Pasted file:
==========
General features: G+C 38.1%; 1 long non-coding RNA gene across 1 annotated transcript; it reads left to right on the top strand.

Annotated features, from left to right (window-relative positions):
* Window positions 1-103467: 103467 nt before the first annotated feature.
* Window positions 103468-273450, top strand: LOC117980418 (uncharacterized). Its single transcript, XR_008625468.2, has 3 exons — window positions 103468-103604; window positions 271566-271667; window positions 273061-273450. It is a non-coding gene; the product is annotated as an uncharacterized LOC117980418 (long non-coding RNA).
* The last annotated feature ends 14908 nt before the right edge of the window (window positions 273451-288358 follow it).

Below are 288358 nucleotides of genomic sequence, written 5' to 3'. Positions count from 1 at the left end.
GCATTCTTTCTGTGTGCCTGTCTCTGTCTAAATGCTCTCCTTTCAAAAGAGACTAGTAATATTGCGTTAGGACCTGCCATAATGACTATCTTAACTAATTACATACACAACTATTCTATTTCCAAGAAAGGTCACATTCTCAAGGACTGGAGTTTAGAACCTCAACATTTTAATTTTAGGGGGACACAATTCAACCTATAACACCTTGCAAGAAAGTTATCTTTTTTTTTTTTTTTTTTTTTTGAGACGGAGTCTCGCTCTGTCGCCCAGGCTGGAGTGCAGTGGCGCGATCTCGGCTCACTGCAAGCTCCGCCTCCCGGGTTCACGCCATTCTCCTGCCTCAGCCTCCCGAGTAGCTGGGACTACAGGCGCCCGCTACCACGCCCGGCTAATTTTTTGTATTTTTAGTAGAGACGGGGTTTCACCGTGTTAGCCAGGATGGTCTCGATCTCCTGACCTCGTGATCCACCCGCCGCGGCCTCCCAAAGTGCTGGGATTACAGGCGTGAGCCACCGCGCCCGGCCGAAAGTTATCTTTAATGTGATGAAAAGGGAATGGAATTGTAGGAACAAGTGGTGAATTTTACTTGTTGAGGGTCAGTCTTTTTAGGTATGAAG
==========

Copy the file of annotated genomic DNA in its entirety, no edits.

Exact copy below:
General features: G+C 38.1%; 1 long non-coding RNA gene across 1 annotated transcript; it reads left to right on the top strand.

Annotated features, from left to right (window-relative positions):
* Window positions 1-103467: 103467 nt before the first annotated feature.
* Window positions 103468-273450, top strand: LOC117980418 (uncharacterized). Its single transcript, XR_008625468.2, has 3 exons — window positions 103468-103604; window positions 271566-271667; window positions 273061-273450. It is a non-coding gene; the product is annotated as an uncharacterized LOC117980418 (long non-coding RNA).
* The last annotated feature ends 14908 nt before the right edge of the window (window positions 273451-288358 follow it).

Below are 288358 nucleotides of genomic sequence, written 5' to 3'. Positions count from 1 at the left end.
GCATTCTTTCTGTGTGCCTGTCTCTGTCTAAATGCTCTCCTTTCAAAAGAGACTAGTAATATTGCGTTAGGACCTGCCATAATGACTATCTTAACTAATTACATACACAACTATTCTATTTCCAAGAAAGGTCACATTCTCAAGGACTGGAGTTTAGAACCTCAACATTTTAATTTTAGGGGGACACAATTCAACCTATAACACCTTGCAAGAAAGTTATCTTTTTTTTTTTTTTTTTTTTTTGAGACGGAGTCTCGCTCTGTCGCCCAGGCTGGAGTGCAGTGGCGCGATCTCGGCTCACTGCAAGCTCCGCCTCCCGGGTTCACGCCATTCTCCTGCCTCAGCCTCCCGAGTAGCTGGGACTACAGGCGCCCGCTACCACGCCCGGCTAATTTTTTGTATTTTTAGTAGAGACGGGGTTTCACCGTGTTAGCCAGGATGGTCTCGATCTCCTGACCTCGTGATCCACCCGCCGCGGCCTCCCAAAGTGCTGGGATTACAGGCGTGAGCCACCGCGCCCGGCCGAAAGTTATCTTTAATGTGATGAAAAGGGAATGGAATTGTAGGAACAAGTGGTGAATTTTACTTGTTGAGGGTCAGTCTTTTTAGGTATGAAG